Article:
Solved: Acronis True Image "Analyzing Partition" hangs when volume IDs conflict

Discussion in 'Acronis True Image Product Line' started by gustep12, Jan 28, 2008.

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  1. gustep12

    gustep12 Registered Member

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    Hi all,

    I used Acronis True Image in the past with good success. However, recently it would often hang or crash altogether - for example, when I clicked "backup", it would display a progress bar and the message "Analyzing Partition C:", but it would simply hang there and never complete.

    This was under Windows XP, but it may also apply to other windows versions.

    The issue seemed to be that I had multiple physical hard disk drives, and one of those was an exact clone of the other. This means that these two HDDs also have the exact same volume ID bytes in the MBR. Since Windows uses these volume ID bytes to assign drive letters etc., bad stuff can happen if you hook up the original HDD and its exact clone to a windows machine at the same time.

    For example, if you boot up Windows with two such HDDs attached (one original, one clone), then Windows may boot with its left leg on the original HDD, and with the right leg on the clone HDD, figuratively speaking. Once such a thing has happened, neither HDD might be able to boot on its own, since drive letters are now cross-assigned. The typical Windows failure mode after such a SNAFU is that you get the login window, but when you log in, you are immediately logged out again. Even in safe mode.

    In a less severe case of volume ID conflicts, other applications such as Acronis True Image may hang or crash.

    The solution in all of these cases is to alter the volume ID of one HDD, so that no two logical drives share the same volume ID. Note that I am talking about the volume ID, not about the volume name. You can most easily see the volume ID by opening a command prompt window and saying DIR C: /p. You'll see something like:

    C:\>Dir C: /p
    Volume in drive C is Dell_WindowsXP
    Volume Serial Number is 44B3-F7FF

    There. I highlighted the volume ID in red. In the DOS prompt it is apparently called "Volume Serial Number". It is also know as DiskID "Disk ID", "NT serial number", or "Partition Signature". More details about it here.

    Anyways, if any two drives in your PC have the same volume ID, then you're likely to have problems, ranging from Acronis hangs to Windows boot failures.

    The solution is to alter the volume ID of either the original or the clone HDD to a different value. If you still have Windows access, this can be done with a small Microsoft Sysinternals utility from Mark Russinovich called volumeid.exe. Open a command window and use the utility and use this to create new volume IDs. Windows may hang momentarily, but after the next reboot it will re-assign its drive letters from scratch, eliminating all conflicts.

    If you don't have windows access, boot with a Windows 98 or Windows ME floppy disk and type at the command prompt FDISK /mbr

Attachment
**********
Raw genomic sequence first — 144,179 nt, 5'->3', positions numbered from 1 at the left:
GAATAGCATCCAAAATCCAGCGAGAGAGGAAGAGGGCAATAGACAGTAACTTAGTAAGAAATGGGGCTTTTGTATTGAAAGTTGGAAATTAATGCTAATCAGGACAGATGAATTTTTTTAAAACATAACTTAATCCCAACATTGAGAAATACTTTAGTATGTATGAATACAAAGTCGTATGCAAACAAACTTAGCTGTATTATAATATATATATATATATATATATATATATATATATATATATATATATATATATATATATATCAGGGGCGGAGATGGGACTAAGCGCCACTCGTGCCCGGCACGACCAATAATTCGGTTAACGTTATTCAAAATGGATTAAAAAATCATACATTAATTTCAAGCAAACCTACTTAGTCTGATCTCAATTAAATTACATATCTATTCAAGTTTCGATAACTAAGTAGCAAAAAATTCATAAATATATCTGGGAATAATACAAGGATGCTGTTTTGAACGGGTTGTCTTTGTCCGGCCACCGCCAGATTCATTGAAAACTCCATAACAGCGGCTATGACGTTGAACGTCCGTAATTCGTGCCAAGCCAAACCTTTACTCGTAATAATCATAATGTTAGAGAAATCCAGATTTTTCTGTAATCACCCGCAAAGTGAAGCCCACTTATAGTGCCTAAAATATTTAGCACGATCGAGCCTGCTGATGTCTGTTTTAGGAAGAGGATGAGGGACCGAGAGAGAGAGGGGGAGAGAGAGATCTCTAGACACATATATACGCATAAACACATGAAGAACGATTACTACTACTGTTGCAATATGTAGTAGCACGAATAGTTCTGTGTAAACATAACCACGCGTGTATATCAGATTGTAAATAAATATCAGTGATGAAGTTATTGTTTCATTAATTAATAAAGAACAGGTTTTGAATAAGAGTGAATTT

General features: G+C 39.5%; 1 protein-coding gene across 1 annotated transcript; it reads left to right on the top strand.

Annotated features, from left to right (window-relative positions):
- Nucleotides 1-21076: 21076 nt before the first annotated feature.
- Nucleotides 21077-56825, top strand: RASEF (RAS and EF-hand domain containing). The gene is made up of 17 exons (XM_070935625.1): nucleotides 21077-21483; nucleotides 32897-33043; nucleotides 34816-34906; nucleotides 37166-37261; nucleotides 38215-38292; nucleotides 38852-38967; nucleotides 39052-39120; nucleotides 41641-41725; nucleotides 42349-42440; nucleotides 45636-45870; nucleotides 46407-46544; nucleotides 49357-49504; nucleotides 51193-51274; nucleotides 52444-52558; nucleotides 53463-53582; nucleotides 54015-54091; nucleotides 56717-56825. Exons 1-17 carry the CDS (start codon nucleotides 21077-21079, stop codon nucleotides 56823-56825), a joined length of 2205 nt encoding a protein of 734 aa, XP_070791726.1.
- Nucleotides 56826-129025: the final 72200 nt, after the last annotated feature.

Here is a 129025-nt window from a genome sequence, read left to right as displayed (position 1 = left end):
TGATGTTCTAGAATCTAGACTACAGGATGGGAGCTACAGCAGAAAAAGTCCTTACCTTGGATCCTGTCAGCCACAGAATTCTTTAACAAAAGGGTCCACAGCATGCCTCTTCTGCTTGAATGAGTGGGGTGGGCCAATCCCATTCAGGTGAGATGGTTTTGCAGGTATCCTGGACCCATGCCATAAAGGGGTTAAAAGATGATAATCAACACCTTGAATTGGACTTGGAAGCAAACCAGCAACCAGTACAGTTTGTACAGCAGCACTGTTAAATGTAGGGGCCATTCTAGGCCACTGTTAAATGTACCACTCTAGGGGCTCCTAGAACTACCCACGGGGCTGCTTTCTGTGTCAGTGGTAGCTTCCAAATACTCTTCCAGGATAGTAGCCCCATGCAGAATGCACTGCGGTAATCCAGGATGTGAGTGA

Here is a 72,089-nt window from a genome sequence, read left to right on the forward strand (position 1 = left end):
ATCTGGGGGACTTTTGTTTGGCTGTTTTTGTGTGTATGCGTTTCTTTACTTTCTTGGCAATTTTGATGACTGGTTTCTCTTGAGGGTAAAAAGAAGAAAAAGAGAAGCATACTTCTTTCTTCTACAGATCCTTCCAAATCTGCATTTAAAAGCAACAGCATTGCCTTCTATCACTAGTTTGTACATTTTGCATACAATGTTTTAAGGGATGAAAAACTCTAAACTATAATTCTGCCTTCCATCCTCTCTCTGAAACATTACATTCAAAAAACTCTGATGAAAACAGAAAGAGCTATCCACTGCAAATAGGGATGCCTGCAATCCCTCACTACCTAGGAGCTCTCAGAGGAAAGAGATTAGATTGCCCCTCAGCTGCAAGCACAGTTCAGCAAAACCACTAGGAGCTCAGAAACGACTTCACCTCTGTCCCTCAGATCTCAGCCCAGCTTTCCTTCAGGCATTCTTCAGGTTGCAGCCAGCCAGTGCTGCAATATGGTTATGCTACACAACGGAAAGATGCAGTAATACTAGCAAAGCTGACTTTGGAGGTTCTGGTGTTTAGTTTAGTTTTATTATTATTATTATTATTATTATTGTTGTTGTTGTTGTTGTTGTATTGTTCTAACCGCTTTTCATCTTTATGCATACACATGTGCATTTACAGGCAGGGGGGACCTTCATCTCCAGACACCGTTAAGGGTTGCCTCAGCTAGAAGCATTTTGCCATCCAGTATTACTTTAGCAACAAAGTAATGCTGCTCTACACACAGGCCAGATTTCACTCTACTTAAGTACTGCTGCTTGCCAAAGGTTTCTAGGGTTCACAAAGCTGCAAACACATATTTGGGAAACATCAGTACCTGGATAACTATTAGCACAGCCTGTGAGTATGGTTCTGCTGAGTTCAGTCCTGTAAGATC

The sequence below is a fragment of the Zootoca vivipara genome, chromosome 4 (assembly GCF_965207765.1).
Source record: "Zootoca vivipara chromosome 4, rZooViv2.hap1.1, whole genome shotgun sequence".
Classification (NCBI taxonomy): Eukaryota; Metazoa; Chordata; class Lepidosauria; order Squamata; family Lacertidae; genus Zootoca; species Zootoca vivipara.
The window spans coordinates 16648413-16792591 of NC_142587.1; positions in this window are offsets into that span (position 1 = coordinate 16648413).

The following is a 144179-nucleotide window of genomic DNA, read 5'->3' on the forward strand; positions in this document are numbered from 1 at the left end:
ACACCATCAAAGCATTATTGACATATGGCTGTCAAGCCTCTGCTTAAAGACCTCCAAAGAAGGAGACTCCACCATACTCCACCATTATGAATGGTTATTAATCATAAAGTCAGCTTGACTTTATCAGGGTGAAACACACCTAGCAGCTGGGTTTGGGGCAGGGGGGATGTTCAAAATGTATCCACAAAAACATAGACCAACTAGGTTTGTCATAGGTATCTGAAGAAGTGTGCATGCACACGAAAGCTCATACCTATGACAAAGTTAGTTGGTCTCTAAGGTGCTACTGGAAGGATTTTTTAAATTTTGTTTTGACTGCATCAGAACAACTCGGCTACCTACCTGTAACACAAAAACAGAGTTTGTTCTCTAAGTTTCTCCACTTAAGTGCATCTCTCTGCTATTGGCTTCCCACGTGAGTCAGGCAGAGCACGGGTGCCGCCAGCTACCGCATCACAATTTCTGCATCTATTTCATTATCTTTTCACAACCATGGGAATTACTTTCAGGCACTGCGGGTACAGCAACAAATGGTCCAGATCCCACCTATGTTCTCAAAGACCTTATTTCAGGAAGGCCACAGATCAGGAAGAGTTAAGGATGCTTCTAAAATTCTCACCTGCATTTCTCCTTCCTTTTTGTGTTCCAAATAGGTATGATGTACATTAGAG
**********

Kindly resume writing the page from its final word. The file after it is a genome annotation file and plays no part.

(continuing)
This re-writes the Master Boot Record, but it also happens to overwrite the volume ID, as initially discovered by Michal Kawecki. Same effect, except you can't choose the volume ID freely - instead, you get a default value. So you may not want to use this method on more than one drive, otherwise you end up with duplicate volume IDs again.

    Anyways, I cloned my drive and had lots of problems until I changed the diskid of both drives (just to be safe) with volumeid.exe. Now everything works just fine again, including Acronis True Image.

    Moral of the story: Changing the volume IDs is like a rejuvenating fix for Windows, because it resets its current drive letter assignments and starts from scratch, thereby eliminating all troublesome drive letter and volume ID conflicts and ambiguities.

    I hope this helps someone else as well.

    ~ S.
     
  2. opoman

    opoman Registered Member

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    Your post raises a question about mirror RAID systems. How would these behave and what, if anything, can be done to avoid the problems you describe?

    In my case, with a mirror RAID pair of identical HDDs and a 320 Gig USB external backup drive connected, True Image 11 takes 10 minutes analyzing partitions before I can do anything with it. Could this be a consequence of what you have found?
     
  3. gustep12

    gustep12 Registered Member

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    Maybe... however, it could also simply be the fact that USB drives are much slower than PATA or SATA drives. Simply put, USB hard disks can move ca. 20 MB/second, and even though I don't know how this would scale with a USB-based RAID, I suspect it will still be kinda slow. Compare this to PATA or SATA, where a single hard disk can easily transfer 70MB/sec, i.e. almost 4x faster.

    Also, even though I recommended this as a fix for most other situations, I would caution against changing the VolumeID of drives in a RAID. Especially if this is a Windows-based software RAID, then changing the VolumeID may break the array.

    Anyways, getting large amounts of data on or off a USB drive is slow. In my opinion, USB based HDDs are only appropriate if you find some which work without a power supply, i.e. 2.5" drives which are completely USB-powered. For my desktop PC, I work with removable HDD SATA trays instead.
     
  4. opoman

    opoman Registered Member

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    Many thanks for that - confirms my own cautious view of tampering with the RAID setup.

    I wish I'd thought of the removable caddy option before I bought the external USB. :(

    --
    John
     
  5. shieber

    shieber Registered Member

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    You mean people are still using/lugging around 5.24" USB drives? ;-)


     
  6. jonkoer

    jonkoer Registered Member

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    Thanks for posting this information.

    Question 1: Why does my customer not experience this problem?

    He has a 2nd internal hard drive, plus a USB drive (that remains attached always). He periodically clones his main (1st) drive onto the other two drives, for a backup.